The State Archives will be closed July 4 for the Independence Day holiday. We will be open on July 5-6, however, so if you were planning on visiting us on Friday or Saturday you don’t have to change your plans.
Other news that you may have missed:
- The Charter, the newsletter of the State Archives of North Carolina, is now available online as a PDF.
- The Department of Cultural Resources blog “Adventures in North Carolina Culture” did a story on a recent gift that our Audiovisual Materials Unit needs some help identifying.
- The NC Newspapers Digitization Project has been moved to the North Carolina Digital Collections. You shouldn’t notice many changes if you’re using the Newspaper Project website, but you will now be able to search the newspapers when you search our digital collections.
- There is a new collection on African American Education in the NC Digital Collections; we are currently in the process of growing that collection so check back for updates as we add new materials.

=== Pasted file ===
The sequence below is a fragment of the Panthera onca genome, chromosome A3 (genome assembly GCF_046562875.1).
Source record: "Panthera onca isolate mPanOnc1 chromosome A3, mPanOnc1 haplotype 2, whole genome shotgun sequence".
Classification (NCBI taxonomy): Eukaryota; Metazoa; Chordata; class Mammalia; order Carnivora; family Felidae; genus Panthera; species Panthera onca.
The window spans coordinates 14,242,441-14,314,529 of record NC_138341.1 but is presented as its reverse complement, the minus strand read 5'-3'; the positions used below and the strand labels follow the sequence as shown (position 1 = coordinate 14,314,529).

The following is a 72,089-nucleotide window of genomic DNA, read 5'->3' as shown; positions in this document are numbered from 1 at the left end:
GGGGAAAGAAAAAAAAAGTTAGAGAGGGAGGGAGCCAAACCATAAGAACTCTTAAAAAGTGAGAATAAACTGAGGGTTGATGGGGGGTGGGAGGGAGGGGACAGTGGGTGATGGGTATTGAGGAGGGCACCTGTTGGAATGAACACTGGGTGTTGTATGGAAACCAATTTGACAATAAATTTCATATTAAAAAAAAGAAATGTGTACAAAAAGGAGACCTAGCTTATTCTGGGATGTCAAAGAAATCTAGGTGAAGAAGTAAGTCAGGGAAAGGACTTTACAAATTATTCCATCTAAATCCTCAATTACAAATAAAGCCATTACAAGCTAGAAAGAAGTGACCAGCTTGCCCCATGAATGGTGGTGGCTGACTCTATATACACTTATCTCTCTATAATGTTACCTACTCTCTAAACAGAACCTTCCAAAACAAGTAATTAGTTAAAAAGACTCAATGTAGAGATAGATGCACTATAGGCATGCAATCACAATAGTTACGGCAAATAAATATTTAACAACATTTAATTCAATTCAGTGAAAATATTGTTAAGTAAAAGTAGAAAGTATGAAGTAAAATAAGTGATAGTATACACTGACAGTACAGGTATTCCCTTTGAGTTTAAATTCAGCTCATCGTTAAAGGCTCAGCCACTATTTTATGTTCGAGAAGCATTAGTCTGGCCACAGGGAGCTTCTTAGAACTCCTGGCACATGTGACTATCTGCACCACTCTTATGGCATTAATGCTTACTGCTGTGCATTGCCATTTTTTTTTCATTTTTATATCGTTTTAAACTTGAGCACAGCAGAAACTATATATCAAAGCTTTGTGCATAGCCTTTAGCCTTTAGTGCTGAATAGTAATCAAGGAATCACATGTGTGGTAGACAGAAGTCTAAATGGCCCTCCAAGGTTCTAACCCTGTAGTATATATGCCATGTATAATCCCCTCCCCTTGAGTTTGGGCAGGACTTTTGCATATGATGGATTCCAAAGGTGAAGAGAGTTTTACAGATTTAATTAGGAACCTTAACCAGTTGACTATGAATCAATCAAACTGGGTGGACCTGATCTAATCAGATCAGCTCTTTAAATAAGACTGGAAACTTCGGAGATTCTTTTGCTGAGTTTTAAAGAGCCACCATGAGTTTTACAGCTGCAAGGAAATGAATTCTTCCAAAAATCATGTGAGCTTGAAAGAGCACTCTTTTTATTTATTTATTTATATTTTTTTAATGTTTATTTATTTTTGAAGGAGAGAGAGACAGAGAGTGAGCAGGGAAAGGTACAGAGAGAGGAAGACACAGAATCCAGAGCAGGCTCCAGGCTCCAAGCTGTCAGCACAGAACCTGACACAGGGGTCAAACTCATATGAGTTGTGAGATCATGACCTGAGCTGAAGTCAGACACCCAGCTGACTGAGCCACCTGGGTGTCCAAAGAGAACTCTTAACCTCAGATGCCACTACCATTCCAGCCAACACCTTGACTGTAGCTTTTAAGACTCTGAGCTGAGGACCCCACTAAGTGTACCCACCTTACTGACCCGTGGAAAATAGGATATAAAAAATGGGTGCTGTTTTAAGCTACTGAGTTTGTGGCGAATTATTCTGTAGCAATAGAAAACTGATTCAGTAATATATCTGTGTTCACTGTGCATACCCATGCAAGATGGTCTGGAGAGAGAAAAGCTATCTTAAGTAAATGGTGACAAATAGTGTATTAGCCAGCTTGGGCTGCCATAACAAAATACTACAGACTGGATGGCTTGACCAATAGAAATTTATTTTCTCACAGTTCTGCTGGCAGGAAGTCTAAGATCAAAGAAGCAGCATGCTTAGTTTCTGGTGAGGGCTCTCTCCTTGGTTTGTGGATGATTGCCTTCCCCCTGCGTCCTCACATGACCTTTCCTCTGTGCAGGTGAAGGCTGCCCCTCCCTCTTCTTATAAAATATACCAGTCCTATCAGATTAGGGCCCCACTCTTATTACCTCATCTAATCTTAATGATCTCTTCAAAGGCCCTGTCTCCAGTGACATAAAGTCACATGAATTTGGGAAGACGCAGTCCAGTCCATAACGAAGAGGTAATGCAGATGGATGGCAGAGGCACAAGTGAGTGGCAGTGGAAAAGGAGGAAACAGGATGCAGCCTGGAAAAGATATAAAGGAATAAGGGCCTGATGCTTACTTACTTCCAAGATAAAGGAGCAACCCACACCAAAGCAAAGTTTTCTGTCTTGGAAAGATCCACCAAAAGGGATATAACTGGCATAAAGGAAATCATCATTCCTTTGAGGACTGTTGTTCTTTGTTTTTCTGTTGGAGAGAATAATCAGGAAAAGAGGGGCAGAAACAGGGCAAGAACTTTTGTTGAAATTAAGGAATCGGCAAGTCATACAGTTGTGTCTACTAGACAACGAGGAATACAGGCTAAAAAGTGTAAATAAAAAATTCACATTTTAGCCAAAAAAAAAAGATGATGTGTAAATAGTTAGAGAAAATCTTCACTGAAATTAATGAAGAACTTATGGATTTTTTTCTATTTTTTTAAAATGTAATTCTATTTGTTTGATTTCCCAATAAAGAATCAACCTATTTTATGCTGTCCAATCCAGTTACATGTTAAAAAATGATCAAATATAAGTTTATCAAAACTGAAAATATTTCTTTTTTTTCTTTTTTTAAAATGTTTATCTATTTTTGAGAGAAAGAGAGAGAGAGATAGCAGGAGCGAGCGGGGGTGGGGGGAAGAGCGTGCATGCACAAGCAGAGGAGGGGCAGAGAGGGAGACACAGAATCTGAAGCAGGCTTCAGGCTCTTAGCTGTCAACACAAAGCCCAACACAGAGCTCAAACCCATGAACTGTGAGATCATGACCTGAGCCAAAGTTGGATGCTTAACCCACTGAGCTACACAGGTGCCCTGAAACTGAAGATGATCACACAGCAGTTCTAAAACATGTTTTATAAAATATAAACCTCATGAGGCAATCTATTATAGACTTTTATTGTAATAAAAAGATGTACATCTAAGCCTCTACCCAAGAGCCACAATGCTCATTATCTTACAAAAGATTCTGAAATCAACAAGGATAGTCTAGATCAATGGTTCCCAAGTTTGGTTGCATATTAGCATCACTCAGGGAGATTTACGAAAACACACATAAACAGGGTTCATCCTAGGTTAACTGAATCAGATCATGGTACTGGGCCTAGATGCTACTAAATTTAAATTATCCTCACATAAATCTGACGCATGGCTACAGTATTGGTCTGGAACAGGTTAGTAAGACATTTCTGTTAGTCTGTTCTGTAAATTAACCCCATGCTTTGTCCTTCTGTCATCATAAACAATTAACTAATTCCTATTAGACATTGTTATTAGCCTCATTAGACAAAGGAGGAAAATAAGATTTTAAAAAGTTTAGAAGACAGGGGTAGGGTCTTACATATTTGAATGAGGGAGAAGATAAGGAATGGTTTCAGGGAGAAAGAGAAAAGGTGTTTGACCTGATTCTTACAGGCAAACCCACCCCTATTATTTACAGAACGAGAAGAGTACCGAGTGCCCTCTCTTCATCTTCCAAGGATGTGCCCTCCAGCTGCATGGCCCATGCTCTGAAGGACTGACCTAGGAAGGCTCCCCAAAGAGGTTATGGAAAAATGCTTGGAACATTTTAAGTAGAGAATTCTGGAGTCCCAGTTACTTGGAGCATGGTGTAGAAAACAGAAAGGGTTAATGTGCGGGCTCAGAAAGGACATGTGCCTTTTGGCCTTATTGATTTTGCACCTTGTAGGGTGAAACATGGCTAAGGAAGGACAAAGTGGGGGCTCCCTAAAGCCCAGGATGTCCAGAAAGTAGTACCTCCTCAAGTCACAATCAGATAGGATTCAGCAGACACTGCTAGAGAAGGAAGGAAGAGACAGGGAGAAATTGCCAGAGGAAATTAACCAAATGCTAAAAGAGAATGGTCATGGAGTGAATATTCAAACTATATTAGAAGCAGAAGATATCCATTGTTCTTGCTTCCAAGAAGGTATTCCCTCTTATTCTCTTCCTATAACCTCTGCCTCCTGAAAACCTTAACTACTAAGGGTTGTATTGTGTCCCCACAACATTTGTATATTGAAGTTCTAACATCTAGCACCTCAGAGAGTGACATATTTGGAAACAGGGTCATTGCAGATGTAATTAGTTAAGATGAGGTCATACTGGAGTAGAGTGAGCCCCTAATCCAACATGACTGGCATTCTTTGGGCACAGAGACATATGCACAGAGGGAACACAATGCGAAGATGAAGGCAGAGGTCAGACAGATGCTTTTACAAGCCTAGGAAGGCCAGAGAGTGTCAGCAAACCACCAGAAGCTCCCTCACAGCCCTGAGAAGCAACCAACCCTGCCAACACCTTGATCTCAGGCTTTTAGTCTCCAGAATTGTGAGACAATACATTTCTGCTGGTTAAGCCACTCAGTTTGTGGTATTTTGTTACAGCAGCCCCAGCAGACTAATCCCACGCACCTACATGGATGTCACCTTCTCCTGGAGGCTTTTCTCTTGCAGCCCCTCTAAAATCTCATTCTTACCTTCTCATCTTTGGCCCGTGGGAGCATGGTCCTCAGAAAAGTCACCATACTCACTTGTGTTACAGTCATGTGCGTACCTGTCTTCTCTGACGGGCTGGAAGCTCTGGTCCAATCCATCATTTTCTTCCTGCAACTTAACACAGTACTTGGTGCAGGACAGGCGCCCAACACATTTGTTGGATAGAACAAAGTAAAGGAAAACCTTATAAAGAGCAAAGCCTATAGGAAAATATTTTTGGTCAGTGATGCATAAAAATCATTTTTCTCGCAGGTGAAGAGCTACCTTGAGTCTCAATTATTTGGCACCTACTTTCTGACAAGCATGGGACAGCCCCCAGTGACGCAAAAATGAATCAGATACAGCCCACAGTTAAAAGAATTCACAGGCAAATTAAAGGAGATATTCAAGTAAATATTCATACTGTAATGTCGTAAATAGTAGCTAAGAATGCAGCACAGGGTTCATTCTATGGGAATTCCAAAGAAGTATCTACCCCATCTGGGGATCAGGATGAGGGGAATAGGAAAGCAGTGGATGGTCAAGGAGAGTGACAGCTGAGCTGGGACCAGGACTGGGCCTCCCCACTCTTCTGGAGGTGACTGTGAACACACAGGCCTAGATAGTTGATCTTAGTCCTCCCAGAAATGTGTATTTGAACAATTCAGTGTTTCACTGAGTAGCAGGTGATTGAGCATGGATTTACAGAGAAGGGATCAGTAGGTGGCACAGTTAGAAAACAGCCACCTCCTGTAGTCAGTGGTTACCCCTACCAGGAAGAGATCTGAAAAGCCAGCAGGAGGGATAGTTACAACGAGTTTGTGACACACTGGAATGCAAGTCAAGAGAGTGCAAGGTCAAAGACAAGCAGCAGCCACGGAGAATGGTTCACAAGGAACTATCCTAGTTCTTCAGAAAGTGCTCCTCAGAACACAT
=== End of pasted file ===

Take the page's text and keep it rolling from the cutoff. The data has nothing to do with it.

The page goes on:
- The new Speaker Ban Law collection in the NC Digital Collections caught the eye of NC news media, including UNC-TV (North Carolina Now) and WRAL.
- An updated version of the State Archives of North Carolina Civil War Sesquicentennial Timeline is now available at http://civilwar150nc.wordpress.com/
- The Civil War Roster Index is now online.
- A March 25, 2013 lecture on the Carolina Charter of 1663 by Dr. William Price is now available from the Dept. of Cultural Resources YouTube channel.
- If you’ve never heard of Laura Foster, you may want to check out a recent “This Day in North Carolina History” blog post.
- Along with our Speaker Ban Study Commission audio, you can also find a portion of an interview with a World War II pilot on our page in the Internet Archive.
- July 1 – Oct. 6: See North Carolina’s original copy of the 13th Amendment at the North Carolina Museum of History
- July 27: What Happens to Your Stuff When You Die? Researching Probate Records
- August 12: Lecture, “Tar Heels at Gettysburg“